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Retired Crystal Lake District 47 teacher completes Antarctica expedition

Published: Monday, Jan. 16, 2017 12:59 a.m. CDT
Photo provided Retired District 47 educator Betty Trummel with a "bergy bit," a small bit of iceberg that has broken off or melted, on Danco Island, Antarctica. Trummel traveled to Antarctica to participate in an elite science leadership expedition. The trip involved 20 days at sea.
(H. Rick Bamman)
H. Rick Bamman - hbamman@shawmedia.com Retired District 47 teacher Betty Trummel sorts through her collection of souvenirs from Antarctica in her Lakewood home. Trummel for science expedition was one of 78 women worldwide to complete the Homeward Bound expedition.
Photo by Betty Trummel Cruise ship MV Ushuaia operated by Argentina's Antarpply Expeditions in an icy Paradise Bay, Antarctica.
Photo by Betty Trummel Two Gentoo penguins have a quarrel because the one on the right was trying to steal a stone from the nest of the one on the left. This is common penguin nesting behavior the act of stealing from or bringing stones to nests/mates.
Photo provided Retired District 47 educator Betty Trummel on the deck of the cruise ship Cruise ship MV Ushuaia in Paradise Bay, Antarctica.

CRYSTAL LAKE – Retired educator Betty Trummel may have returned home from a three-week science and leadership expedition to Antarctica, but she says her journey is far from over.

The former Crystal Lake Elementary School District 47 teacher was selected as one of 76 women worldwide to participate in the Homeward Bound expedition, an Australian-based project founded by Fabian Dattner and Jess Melbourne-Thomas. Trummel said she raised about half of the necessary funds through a GoFundMe page and paid for the other half herself, an investment she felt was well worth it.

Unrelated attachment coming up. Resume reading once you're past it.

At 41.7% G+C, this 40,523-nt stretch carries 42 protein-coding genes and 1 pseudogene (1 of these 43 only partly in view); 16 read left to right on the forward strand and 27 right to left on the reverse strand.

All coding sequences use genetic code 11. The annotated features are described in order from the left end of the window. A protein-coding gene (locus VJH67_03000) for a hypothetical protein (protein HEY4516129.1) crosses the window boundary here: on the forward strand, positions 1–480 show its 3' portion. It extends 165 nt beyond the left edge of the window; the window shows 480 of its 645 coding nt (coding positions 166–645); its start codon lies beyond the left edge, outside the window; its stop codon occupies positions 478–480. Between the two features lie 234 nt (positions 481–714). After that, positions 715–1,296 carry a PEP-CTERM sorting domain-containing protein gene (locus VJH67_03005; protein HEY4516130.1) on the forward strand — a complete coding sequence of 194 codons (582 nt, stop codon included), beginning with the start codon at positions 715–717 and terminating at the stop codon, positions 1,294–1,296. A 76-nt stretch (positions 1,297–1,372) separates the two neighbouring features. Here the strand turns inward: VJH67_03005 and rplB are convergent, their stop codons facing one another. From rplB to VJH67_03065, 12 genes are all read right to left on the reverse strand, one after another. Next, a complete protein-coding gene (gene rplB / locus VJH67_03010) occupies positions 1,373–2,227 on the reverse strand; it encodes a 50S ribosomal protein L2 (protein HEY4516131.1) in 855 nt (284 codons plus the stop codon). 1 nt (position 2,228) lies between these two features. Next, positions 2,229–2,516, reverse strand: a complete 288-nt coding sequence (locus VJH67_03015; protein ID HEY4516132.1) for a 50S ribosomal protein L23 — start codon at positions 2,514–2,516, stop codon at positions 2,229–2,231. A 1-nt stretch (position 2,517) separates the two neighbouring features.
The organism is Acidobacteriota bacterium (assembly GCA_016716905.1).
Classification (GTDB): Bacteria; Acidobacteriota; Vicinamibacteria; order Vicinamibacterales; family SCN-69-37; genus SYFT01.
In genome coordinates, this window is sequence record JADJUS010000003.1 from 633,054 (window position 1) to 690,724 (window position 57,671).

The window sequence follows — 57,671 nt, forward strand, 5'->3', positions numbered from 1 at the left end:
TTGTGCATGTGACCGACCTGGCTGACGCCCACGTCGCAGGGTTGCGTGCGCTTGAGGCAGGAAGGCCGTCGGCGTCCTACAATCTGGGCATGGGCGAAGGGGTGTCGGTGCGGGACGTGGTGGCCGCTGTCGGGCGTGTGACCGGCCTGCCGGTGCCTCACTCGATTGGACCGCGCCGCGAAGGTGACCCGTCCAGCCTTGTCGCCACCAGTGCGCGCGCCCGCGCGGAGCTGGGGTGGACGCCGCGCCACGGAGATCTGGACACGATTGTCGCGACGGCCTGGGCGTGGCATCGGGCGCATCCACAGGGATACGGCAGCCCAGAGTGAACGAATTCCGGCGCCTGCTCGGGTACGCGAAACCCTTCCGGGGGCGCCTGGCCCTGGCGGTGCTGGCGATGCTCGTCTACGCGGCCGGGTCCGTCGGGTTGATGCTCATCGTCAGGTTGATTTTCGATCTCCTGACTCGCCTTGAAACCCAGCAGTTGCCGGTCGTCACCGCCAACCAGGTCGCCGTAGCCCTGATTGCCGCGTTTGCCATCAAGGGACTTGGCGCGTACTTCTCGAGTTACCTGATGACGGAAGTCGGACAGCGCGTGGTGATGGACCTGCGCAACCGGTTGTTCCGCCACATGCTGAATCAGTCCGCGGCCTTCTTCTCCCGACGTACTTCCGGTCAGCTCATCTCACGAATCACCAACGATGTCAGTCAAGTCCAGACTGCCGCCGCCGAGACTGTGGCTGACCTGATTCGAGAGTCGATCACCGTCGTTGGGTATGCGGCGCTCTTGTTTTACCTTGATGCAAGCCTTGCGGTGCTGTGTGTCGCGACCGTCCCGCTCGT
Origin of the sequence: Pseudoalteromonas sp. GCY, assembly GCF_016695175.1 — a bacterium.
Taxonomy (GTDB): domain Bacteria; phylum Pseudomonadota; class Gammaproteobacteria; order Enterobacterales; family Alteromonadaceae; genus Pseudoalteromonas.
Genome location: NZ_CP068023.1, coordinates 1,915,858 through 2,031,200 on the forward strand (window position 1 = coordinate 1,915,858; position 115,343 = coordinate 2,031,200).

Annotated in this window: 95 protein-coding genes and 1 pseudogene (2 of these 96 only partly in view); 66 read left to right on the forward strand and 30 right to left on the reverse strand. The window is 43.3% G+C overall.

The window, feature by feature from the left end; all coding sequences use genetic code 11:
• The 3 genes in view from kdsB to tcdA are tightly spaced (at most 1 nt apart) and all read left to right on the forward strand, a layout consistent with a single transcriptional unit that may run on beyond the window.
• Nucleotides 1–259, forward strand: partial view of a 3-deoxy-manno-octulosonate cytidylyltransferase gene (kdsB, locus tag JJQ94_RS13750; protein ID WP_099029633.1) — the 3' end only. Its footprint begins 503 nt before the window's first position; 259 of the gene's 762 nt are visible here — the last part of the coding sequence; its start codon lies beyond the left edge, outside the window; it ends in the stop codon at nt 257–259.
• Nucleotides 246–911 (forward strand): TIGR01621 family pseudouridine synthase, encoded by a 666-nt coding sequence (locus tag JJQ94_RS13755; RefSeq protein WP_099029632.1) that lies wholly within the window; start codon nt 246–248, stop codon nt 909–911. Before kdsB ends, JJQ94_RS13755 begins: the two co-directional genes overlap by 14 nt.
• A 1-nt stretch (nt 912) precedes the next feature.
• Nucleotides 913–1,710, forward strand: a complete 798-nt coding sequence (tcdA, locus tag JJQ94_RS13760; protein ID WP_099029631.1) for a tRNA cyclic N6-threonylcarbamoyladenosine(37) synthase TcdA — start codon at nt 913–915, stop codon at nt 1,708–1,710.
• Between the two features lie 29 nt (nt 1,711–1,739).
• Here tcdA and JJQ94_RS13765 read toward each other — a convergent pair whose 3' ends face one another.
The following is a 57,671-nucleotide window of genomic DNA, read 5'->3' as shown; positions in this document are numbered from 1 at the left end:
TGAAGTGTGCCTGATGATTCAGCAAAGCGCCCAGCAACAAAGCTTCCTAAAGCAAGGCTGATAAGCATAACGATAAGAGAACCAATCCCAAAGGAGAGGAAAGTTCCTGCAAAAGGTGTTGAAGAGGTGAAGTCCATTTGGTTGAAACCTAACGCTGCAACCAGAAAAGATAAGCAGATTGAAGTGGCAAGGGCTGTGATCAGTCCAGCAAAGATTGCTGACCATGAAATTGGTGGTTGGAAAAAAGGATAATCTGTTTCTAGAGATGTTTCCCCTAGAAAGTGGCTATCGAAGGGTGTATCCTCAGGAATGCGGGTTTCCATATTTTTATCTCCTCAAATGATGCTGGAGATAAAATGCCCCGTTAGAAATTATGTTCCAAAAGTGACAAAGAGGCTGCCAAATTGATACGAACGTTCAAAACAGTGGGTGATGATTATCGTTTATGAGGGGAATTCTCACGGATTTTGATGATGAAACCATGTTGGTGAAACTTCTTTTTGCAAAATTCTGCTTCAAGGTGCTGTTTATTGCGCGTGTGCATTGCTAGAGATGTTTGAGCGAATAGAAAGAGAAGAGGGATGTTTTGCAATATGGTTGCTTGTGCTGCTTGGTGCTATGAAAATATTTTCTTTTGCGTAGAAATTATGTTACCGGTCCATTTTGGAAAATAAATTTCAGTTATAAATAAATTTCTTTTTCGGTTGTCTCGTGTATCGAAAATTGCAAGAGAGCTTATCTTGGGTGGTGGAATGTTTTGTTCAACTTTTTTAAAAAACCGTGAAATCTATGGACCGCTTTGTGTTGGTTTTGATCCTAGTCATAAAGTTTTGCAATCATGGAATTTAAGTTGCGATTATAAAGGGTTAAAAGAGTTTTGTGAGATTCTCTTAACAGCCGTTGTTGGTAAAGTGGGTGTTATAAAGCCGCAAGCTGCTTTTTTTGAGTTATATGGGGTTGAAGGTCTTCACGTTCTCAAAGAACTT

“What really drew me in was the chance to keep learning, to explore my leadership qualities and values, and get a strategy for how I want to keep my education outreach going forward,” she said.

The 60-year-old set off with her colleagues Dec. 2 from Ushuaia in Argentina. The project was a learning experience at sea – aiming to highlight the impact of women in science and introduce new leadership skills.

While on the trip, Trummel said every day was a new and enlightening experience. The group received instruction and lectures, went on field trips, completed leadership training and watched films, among other activities.

Trummel, who has been to Antarctica three other times, said she found herself often sitting and watching things unfold before her instead of worrying about taking photos or video.

“I really wanted to take a step back and be a really conscious observer of the environment because it’s something we need to protect and preserve,” she said.

One of her favorite parts of the trip was seeing all of the different wildlife in their natural habitat. What is happening at the North and South poles usually is a good indicator of what is happening on the planet, she said.

“It’s a good place to start scientific research,” she said.

Although the trip is over, Trummel said she hopes to continue teaching others about her experiences. She has several talks lined up in the near future to share her experiences and knowledge with all members of the community – young and old.

“I want to reach every age group, everybody has a chance to learn something,” she said.

Trummel is set to speak at 7 p.m. Jan. 24 at the Luecht Conference Center in McHenry County College. The talk is co-sponsored by the Environmental Defenders of McHenry County and McHenry County College Sustainability Center. She also will stay involved with the Homeward Bound group and serve as a mentor for the next group that comes in.

“At age 60, I don’t feel like I’m done with being a woman in science. I don’t think you stop learning when you leave education, you don’t have to stop being a teacher,” she said. “I think my life as a teacher is opening up in whole new ways.”

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